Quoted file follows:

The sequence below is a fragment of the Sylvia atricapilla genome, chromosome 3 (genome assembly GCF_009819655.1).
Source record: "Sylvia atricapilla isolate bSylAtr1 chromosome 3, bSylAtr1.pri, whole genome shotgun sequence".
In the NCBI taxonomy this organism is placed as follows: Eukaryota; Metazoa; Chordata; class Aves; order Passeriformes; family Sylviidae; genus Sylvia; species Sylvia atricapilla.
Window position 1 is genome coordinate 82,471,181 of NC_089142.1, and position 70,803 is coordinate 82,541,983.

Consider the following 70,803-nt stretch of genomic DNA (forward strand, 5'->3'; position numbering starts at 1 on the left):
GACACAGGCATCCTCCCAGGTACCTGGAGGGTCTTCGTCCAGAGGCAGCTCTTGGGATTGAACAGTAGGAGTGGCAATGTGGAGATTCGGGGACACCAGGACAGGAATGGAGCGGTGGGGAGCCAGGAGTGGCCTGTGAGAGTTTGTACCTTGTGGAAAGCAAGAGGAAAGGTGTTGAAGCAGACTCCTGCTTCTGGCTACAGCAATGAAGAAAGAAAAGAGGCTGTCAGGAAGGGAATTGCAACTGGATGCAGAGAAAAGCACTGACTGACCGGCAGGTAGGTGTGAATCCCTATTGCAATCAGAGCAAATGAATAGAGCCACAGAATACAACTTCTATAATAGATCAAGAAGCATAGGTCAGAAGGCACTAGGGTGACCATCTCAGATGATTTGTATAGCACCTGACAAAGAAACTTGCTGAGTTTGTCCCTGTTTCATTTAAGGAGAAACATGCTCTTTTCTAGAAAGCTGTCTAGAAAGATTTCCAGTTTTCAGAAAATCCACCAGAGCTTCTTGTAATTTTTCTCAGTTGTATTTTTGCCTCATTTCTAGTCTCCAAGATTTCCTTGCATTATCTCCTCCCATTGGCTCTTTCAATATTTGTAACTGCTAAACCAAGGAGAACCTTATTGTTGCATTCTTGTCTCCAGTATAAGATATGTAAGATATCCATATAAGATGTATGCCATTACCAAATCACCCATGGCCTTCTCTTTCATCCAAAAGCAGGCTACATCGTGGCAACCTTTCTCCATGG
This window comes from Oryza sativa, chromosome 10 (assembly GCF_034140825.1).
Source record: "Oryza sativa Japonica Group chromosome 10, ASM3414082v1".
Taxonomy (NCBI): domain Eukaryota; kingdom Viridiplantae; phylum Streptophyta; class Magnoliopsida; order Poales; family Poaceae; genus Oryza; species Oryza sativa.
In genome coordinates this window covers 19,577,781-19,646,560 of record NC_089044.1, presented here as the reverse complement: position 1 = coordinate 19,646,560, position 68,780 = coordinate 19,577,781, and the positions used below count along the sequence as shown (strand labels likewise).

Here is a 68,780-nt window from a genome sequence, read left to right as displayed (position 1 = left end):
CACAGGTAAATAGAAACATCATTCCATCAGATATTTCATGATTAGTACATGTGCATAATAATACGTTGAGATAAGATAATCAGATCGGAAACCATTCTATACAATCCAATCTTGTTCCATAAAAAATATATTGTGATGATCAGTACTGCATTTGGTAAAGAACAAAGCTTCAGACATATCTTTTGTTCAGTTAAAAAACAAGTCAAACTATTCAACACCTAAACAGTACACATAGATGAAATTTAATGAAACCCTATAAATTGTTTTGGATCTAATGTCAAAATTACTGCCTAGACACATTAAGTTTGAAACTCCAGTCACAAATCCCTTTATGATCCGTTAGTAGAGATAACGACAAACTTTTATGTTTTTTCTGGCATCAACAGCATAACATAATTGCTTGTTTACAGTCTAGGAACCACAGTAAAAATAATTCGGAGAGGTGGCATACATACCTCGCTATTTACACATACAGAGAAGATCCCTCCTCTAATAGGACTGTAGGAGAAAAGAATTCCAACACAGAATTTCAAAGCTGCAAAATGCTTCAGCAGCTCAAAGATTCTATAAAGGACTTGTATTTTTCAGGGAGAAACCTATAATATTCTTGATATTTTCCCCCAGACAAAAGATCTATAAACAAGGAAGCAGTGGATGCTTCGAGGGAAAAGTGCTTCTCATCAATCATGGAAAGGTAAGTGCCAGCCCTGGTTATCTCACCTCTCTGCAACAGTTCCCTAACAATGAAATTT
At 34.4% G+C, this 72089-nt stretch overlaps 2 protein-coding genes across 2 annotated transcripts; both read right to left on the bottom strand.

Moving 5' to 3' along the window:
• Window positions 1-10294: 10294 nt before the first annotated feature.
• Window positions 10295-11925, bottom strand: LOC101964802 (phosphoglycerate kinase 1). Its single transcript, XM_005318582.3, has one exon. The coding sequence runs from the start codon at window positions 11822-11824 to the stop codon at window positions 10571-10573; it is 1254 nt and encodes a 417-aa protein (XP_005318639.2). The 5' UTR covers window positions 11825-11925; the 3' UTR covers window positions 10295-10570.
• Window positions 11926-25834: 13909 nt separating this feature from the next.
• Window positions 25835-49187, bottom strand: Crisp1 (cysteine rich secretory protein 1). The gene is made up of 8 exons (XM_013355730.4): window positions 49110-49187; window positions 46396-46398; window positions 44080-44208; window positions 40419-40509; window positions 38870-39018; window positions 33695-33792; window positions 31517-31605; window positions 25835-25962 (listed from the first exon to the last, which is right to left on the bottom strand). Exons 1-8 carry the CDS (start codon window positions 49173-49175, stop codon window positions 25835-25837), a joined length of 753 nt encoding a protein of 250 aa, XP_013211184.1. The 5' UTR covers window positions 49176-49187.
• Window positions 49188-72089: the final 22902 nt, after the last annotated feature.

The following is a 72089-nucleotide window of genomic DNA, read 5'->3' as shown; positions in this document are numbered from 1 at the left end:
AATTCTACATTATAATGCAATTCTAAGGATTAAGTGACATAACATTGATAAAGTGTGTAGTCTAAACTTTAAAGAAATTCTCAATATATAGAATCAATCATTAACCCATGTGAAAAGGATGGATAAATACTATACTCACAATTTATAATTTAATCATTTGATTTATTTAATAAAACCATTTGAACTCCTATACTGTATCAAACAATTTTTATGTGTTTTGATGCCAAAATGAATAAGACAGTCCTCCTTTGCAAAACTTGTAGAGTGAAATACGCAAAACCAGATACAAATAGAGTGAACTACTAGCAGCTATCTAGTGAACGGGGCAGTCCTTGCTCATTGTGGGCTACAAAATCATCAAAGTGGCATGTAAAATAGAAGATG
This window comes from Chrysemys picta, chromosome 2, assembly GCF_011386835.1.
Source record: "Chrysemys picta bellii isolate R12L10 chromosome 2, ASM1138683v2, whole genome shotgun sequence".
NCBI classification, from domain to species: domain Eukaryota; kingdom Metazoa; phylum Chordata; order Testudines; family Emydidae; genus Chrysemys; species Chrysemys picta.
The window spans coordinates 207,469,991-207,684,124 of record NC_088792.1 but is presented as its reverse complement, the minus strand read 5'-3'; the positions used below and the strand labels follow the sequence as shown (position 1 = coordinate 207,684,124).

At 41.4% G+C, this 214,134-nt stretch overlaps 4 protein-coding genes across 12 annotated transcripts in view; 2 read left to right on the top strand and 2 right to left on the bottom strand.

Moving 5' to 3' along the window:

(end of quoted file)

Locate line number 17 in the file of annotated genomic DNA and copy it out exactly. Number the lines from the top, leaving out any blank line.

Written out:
• Window positions 11926-25834: 13909 nt separating this feature from the next.